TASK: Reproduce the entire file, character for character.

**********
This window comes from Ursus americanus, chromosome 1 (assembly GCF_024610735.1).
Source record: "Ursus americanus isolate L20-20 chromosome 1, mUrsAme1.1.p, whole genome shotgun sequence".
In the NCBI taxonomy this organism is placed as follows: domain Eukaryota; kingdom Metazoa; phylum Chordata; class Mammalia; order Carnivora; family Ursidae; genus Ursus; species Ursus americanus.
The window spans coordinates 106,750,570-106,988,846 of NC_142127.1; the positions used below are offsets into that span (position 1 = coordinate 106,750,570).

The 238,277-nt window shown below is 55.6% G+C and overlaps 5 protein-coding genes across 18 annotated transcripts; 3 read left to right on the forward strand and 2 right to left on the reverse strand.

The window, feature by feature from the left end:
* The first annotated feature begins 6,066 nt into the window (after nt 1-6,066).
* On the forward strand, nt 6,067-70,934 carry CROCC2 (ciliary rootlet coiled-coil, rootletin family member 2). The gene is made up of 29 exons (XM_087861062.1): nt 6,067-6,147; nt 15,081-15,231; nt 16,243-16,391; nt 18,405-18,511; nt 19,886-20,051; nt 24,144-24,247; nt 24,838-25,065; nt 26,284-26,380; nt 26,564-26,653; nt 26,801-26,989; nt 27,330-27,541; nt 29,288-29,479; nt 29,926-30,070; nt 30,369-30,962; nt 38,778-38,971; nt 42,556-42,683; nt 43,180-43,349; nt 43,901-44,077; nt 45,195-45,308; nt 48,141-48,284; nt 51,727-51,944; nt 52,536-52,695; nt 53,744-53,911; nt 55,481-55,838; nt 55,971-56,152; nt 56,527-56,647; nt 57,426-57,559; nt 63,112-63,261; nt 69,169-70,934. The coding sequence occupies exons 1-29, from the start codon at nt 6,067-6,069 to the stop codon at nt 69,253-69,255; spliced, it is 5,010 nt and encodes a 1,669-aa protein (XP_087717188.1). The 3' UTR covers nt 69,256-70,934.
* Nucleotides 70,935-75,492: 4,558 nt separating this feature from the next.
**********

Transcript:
This window comes from Ursus americanus, chromosome 1 (assembly GCF_024610735.1).
Source record: "Ursus americanus isolate L20-20 chromosome 1, mUrsAme1.1.p, whole genome shotgun sequence".
In the NCBI taxonomy this organism is placed as follows: domain Eukaryota; kingdom Metazoa; phylum Chordata; class Mammalia; order Carnivora; family Ursidae; genus Ursus; species Ursus americanus.
The window spans coordinates 106,750,570-106,988,846 of NC_142127.1; the positions used below are offsets into that span (position 1 = coordinate 106,750,570).

The 238,277-nt window shown below is 55.6% G+C and overlaps 5 protein-coding genes across 18 annotated transcripts; 3 read left to right on the forward strand and 2 right to left on the reverse strand.

The window, feature by feature from the left end:
* The first annotated feature begins 6,066 nt into the window (after nt 1-6,066).
* On the forward strand, nt 6,067-70,934 carry CROCC2 (ciliary rootlet coiled-coil, rootletin family member 2). The gene is made up of 29 exons (XM_087861062.1): nt 6,067-6,147; nt 15,081-15,231; nt 16,243-16,391; nt 18,405-18,511; nt 19,886-20,051; nt 24,144-24,247; nt 24,838-25,065; nt 26,284-26,380; nt 26,564-26,653; nt 26,801-26,989; nt 27,330-27,541; nt 29,288-29,479; nt 29,926-30,070; nt 30,369-30,962; nt 38,778-38,971; nt 42,556-42,683; nt 43,180-43,349; nt 43,901-44,077; nt 45,195-45,308; nt 48,141-48,284; nt 51,727-51,944; nt 52,536-52,695; nt 53,744-53,911; nt 55,481-55,838; nt 55,971-56,152; nt 56,527-56,647; nt 57,426-57,559; nt 63,112-63,261; nt 69,169-70,934. The coding sequence occupies exons 1-29, from the start codon at nt 6,067-6,069 to the stop codon at nt 69,253-69,255; spliced, it is 5,010 nt and encodes a 1,669-aa protein (XP_087717188.1). The 3' UTR covers nt 69,256-70,934.
* Nucleotides 70,935-75,492: 4,558 nt separating this feature from the next.